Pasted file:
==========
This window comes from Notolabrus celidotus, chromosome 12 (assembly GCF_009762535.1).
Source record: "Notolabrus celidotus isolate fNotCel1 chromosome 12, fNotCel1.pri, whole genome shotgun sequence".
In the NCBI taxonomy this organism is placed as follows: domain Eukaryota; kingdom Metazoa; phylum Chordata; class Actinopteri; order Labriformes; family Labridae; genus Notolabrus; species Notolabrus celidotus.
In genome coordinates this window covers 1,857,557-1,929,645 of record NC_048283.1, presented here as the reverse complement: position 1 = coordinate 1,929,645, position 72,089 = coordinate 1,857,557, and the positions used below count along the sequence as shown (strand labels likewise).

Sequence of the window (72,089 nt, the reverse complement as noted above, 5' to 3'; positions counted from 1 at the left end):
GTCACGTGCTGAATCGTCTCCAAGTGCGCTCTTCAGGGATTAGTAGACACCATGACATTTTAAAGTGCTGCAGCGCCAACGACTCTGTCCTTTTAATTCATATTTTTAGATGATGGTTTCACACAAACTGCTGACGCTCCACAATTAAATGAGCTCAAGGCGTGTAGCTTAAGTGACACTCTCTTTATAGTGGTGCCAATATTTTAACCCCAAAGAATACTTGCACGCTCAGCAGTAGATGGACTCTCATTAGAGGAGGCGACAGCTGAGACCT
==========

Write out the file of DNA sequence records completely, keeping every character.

This window comes from Notolabrus celidotus, chromosome 12 (assembly GCF_009762535.1).
Source record: "Notolabrus celidotus isolate fNotCel1 chromosome 12, fNotCel1.pri, whole genome shotgun sequence".
In the NCBI taxonomy this organism is placed as follows: domain Eukaryota; kingdom Metazoa; phylum Chordata; class Actinopteri; order Labriformes; family Labridae; genus Notolabrus; species Notolabrus celidotus.
In genome coordinates this window covers 1,857,557-1,929,645 of record NC_048283.1, presented here as the reverse complement: position 1 = coordinate 1,929,645, position 72,089 = coordinate 1,857,557, and the positions used below count along the sequence as shown (strand labels likewise).

Sequence of the window (72,089 nt, the reverse complement as noted above, 5' to 3'; positions counted from 1 at the left end):
GTCACGTGCTGAATCGTCTCCAAGTGCGCTCTTCAGGGATTAGTAGACACCATGACATTTTAAAGTGCTGCAGCGCCAACGACTCTGTCCTTTTAATTCATATTTTTAGATGATGGTTTCACACAAACTGCTGACGCTCCACAATTAAATGAGCTCAAGGCGTGTAGCTTAAGTGACACTCTCTTTATAGTGGTGCCAATATTTTAACCCCAAAGAATACTTGCACGCTCAGCAGTAGATGGACTCTCATTAGAGGAGGCGACAGCTGAGACCT